One of the ways technology has empowered people is by providing easy access to knowledge. The internet has become a veritable trove of information we can explore with just a few taps or clicks. However, not all internet sources are reliable. Many have not been checked for accuracy, while others are written with bias or contain misleading content. While some of these are easy to countercheck, there are some that could lead to serious consequences. In particular, inaccurate medical information can compromise one’s health and even prove fatal in worst-case scenarios. Yet, there are many people who rely on the Internet for health-related concerns.
How Accurate Is Medical Information Online
While there are independent sites that provide reliable medical information, some studies show that medical information from the internet can often be inaccurate. A study on the accuracy of online information on infant sleep safety shows that only 43.5 percent of the 1,300 websites analyzed provided accurate content based on the recommendations of the American Academy of Pediatrics (AAP). Another study conducted to determine the educational quality of YouTube videos for asthma shows that most of them were a poor source of accurate health care information.
Still, the free access to these sources of information attracts people who are looking for more convenient and affordable ways to understand their condition. After all, the internet is free, but medical consultations often come with hefty fees.
It’s virtually impossible for the medical community to stop people from accessing sources on the web. That said, some actions can be taken to ensure the accuracy of medical content they access. Doctors and health practitioners can lead their patients to trustworthy sites that ensure the veracity and accuracy of all the content they publish. Medical illustrators also play a key role in conveying accuracy in information.
Enhancing the Accuracy of Medical Content Through More Precise Illustrations
As medical illustrators, we constantly seek to augment the limitations of researchers and publishers in presenting their studies. We create clearly defined and highly detailed illustrations to enrich medical content and make them more engaging to the target audience. One of our recent works, the Intraventricular Hemorrhages in Premature Infants demonstrates how we addressed a need for more accurate medical illustration.
Dr. Aarti Raghavan, a neonatologist at the University of Illinois Hospital, expressed how the lack of an adequate medical illustration prevented her from showing images to her colleagues and the patients’ family members to explain intraventricular hemorrhage (IVH). This condition is characterized by blood leaking from the surrounding vessels into the lateral ventricles inside the brain. Because the blood vessels in the brain are not yet fully developed, premature infants born before 28 weeks of gestation have higher risks of IVH.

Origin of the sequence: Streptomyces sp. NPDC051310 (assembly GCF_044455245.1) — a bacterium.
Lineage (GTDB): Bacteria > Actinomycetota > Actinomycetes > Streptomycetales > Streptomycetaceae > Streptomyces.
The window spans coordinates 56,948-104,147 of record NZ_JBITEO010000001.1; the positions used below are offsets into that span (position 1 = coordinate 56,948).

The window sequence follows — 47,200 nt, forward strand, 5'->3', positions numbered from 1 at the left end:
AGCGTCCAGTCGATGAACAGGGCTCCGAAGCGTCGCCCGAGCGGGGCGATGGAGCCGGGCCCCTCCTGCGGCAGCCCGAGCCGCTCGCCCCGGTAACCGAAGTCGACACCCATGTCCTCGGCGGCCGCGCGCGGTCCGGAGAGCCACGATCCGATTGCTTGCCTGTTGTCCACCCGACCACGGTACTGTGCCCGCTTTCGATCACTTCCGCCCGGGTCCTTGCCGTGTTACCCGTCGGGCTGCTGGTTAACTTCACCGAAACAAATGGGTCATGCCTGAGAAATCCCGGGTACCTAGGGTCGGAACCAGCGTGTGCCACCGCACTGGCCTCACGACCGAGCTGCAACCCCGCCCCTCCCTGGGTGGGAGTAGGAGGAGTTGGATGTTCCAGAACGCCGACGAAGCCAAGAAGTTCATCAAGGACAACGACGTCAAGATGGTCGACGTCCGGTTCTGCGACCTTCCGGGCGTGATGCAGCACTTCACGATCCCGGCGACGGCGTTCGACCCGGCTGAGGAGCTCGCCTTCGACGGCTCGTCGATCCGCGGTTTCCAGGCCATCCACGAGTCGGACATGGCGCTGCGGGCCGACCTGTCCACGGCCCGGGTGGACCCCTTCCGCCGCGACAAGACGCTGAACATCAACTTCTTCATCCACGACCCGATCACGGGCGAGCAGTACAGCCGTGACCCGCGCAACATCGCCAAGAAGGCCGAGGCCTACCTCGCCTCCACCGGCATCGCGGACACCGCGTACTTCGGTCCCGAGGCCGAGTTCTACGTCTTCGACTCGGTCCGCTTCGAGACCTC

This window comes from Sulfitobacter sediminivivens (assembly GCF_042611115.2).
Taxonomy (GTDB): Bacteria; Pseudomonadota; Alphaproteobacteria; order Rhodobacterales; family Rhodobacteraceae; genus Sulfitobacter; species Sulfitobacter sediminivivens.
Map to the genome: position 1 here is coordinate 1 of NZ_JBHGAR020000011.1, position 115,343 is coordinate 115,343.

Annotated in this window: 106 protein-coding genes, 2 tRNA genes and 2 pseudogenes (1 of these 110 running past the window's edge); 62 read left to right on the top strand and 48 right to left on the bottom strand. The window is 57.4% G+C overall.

Most illustrations of IVH on Google feature the lateral ventricles of adults. However, since the lateral ventricle is not fully developed to resemble that of adults until the 31 week of gestation, the images found online do not represent that of neonates.
Finding Solutions to Imaging Limitations
The lack of images that accurately represents the brains of neonates derives mainly due to difficulty in imaging their brains. Since their brain is still developing, their radiosensitivity and lifetime radiation risks are much higher than adults. Thus, exposing them to imaging tools such as CT scans puts them at risk of severe conditions such as cancer. An MRI offers a safer and non-invasive imaging tool, but its sensitivity to motion is a challenge for pediatric scans.
To create an accurate illustration of infant brains, we conducted our own research and referenced a study of a volumetric imaging of a 3D MR of fresh fetal brain specimens from legally aborted babies with gestational age (GA) of 7 to 28 weeks. The image showed both the lateral ventricle and the germinal matrix, which were crucial for constructing the illustration..
We used the frontal, superior, lateral, and inferior view of the imaging results as a guide to reconstruct the brain of a 28-week old infant on ZBrush, a 3D sculpting software. To create a 3D static image, we aligned the position of the lateral ventricle with the infant brain three-dimensionally using 3D software, Autodesk 3D Studio Max. Using a real reference of a baby, we aligned the brain with the sketch-style illustration of the baby.
Now, we are proud to share the only IVH image that accurately represents the brain of an infant with a 28-week gestational age. Aside from giving audiences a more accurate illustration of the brain map of those suffering from the highest risk of IVH, this illustration also helps parents understand their babies’ condition. This is an attempt to avoid overwhelming the parents who are already under tremendous anxiety and stress from their newborn’s health condition.
Working Hand in Hand to Boost Accuracy of Medical Information Online
The internet will likely continue to be the primary source of information for the public. While it poses challenges, the medical community can work hand in hand to uplift the quality of knowledge that people gain from online sources.
Healthcare professionals can partner with medical illustrators who can create accurate content that supplements medical information. They can communicate the problems they seek to address and collaborate with illustrators on the most appropriate solutions. Being well versed in the fields of science and medicine, medical illustrators are more than capable of translating ideas, facts, and data into highly detailed images and engaging infographics.
If you need high-science graphic content, visit maomiyamoto.com to discuss your needs and get a quote.